Tuesday, February 24, 2015

Windsor Ruins in Mississippi

Snow and ice have made an unwelcome appearance here in Mississippi, but before it arrived we had the opportunity to visit the magnificent Windsor Ruins.  Windsor was a plantation owned by Smith Daniel II, his wife Catherine and their seven children (only three survived to adulthood).  Smith completed his home in 1861 using slave labor.  Skilled carpenters from New England were brought in to complete the interior woodwork.

The columns are 45 feet high and made of bricks covered with mortar and plaster.  It cost $175,000 to build - equivalent to $4,593,426 in today's dollars.  Unfortunately, Daniel only lived in the house a few weeks before dying at the age of 34.  His wife and children continued to live in the home and throw many lavish parties.

There were 25 rooms, each with it's own fireplace, and interior baths fed by a water tank on the roof.

The mansion had four floors and a cupola.  The main floor was the 2nd floor, containing a broad hall, two parlors, a bathroom, the master bedroom, a study, a library, and the dining room.  The ground floor had the kitchen, schoolroom, commissary, and doctor's office.

The 3rd floor had another bathroom and nine bedrooms with the 4th floor serving as the ballroom.  During the Civil War, both Union and Confederate troops used the house as a hospital and observation station.  Mark Twain actually stayed at the home and viewed his beloved Mississippi River from the cupola.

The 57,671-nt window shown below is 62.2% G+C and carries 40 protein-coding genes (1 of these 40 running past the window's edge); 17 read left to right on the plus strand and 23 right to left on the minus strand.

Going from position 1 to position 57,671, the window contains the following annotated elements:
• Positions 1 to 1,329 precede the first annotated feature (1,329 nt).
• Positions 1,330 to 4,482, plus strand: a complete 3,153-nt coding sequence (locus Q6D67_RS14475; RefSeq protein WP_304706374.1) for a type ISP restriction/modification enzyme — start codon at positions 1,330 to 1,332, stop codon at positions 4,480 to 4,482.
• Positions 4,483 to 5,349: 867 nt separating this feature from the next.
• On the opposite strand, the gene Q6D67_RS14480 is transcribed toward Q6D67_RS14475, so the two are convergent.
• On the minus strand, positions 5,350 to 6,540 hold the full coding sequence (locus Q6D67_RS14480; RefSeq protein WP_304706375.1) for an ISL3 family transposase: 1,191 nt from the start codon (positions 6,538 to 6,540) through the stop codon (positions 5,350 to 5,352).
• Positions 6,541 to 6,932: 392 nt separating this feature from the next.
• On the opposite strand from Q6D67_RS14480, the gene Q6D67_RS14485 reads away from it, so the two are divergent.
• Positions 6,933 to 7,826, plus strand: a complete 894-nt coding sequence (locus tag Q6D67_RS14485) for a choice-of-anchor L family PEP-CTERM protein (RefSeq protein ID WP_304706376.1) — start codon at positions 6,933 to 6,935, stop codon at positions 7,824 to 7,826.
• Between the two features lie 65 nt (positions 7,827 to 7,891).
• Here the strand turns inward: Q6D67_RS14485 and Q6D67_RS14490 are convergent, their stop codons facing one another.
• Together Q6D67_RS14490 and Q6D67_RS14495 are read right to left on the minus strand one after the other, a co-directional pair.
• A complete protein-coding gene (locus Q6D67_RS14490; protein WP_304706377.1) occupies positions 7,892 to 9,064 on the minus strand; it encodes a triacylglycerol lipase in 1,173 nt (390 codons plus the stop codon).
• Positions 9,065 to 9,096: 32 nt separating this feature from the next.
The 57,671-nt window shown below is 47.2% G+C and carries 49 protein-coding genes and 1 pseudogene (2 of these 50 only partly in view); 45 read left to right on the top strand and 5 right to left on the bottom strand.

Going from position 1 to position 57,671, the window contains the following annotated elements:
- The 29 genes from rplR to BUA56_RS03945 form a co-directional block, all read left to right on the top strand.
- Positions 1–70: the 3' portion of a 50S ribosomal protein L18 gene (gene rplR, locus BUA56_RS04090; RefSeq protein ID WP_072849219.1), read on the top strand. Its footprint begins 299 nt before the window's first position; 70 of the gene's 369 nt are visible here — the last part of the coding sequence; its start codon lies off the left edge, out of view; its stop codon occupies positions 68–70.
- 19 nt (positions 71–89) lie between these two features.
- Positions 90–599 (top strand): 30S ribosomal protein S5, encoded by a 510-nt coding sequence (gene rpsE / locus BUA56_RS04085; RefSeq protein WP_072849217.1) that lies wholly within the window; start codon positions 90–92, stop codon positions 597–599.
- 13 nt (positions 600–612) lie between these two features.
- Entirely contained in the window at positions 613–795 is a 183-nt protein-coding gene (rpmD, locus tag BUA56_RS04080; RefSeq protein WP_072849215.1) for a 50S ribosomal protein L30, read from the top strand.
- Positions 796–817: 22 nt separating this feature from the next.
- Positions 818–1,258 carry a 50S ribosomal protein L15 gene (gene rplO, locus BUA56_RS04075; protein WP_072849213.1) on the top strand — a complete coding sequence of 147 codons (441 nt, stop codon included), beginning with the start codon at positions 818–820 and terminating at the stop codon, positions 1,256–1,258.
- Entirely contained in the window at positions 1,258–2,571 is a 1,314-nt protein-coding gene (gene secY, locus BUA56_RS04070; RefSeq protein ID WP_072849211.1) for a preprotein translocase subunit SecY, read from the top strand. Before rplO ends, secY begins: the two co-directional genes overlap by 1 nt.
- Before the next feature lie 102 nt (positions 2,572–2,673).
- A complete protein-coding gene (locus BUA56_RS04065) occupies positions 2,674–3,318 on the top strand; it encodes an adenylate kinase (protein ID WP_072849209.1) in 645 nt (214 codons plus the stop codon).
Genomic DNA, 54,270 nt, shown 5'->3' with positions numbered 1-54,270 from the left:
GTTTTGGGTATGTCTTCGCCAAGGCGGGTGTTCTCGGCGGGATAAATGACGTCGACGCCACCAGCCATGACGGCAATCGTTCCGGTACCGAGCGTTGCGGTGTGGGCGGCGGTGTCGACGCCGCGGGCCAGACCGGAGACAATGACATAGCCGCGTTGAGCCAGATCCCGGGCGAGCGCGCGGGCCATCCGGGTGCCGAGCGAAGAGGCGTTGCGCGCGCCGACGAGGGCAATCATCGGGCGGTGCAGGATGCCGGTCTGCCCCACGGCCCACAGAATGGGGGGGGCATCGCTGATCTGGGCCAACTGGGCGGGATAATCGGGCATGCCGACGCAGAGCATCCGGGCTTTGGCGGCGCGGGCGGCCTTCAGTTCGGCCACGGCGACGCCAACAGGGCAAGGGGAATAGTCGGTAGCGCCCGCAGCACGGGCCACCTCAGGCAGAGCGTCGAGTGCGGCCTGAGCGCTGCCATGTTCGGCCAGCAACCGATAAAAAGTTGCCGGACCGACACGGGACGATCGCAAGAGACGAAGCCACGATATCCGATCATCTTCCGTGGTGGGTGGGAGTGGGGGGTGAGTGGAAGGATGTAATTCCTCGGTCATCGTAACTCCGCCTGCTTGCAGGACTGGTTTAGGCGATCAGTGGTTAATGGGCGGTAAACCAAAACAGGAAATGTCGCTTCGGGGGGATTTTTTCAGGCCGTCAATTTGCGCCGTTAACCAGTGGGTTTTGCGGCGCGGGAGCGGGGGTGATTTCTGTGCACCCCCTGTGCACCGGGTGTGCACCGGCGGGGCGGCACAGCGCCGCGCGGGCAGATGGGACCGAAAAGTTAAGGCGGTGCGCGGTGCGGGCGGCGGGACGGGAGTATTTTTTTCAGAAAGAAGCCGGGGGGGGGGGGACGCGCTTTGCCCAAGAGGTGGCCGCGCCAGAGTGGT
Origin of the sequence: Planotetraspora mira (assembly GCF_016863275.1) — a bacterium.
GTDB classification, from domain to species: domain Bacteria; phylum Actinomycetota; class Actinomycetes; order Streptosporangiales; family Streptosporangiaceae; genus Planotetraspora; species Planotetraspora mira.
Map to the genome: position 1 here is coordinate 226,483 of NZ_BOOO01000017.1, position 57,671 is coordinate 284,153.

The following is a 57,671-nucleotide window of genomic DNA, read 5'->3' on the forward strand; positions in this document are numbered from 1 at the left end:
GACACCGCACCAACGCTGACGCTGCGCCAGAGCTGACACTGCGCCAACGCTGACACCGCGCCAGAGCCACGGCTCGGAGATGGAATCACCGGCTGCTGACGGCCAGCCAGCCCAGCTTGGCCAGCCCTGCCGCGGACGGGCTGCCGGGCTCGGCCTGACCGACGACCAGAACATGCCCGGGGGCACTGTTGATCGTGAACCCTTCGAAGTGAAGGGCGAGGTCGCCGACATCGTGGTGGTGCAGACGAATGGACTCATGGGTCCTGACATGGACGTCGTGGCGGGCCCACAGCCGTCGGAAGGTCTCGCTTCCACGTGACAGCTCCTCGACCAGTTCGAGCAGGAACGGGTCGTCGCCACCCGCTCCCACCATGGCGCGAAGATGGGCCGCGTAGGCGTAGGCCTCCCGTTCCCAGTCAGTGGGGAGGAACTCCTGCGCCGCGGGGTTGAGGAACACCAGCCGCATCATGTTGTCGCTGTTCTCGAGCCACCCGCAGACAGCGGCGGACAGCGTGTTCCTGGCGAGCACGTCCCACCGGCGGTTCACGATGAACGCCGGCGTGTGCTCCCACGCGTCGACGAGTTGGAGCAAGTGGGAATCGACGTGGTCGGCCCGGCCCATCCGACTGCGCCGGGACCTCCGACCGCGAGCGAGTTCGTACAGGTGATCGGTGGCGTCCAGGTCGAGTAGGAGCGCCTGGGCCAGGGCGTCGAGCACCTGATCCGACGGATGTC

Surprisingly, Windsor survived the Civil War only to burn down on February 17, 1890 when the family was away.  Someone, a guest or worker, left a lighted cigar on an upper balcony burning down the mansion, leaving only 23 of the 29 columns and a lone metal staircase.  This picture was taken in 1901.

All the house plans and records were destroyed in the fire so no one really knew what the mansion looked like until, in 1991, a drawing was discovered in someone's attic.  Henry Otis Dwight, an officer in the 20th Ohio Infantry, had sketched Windsor when his troop was camped on the grounds in 1863.

Despite it's fairly remote location, the remains have served as settings for several movies, including 1957's Raintree County starring Montgomery Clift and Elizabeth Taylor.  In a scene in the movie they ascend the staircase and Taylor tells Clift about how her home had burned when she was a child.

Eventually, the staircase was removed and installed in the chapel at nearby Alcorn State University.  In 1971, the Daniel descendants donated the ruins to the state of Mississippi who oversees the property now.

We certainly enjoyed our tour of some Mississippi history.  We can't wait to see more.  If only the weather would cooperate!

Wednesday, February 18, 2015

Grand Gulf, Mississippi

Last weekend we began exploring the state of Mississippi.  I'm planning on visiting plenty of Antebellum mansions while we're here, but our first stop was the town of Grand Gulf:  one-time boom town, major river port, theater center, and a strategic Confederate stronghold during the Civil War.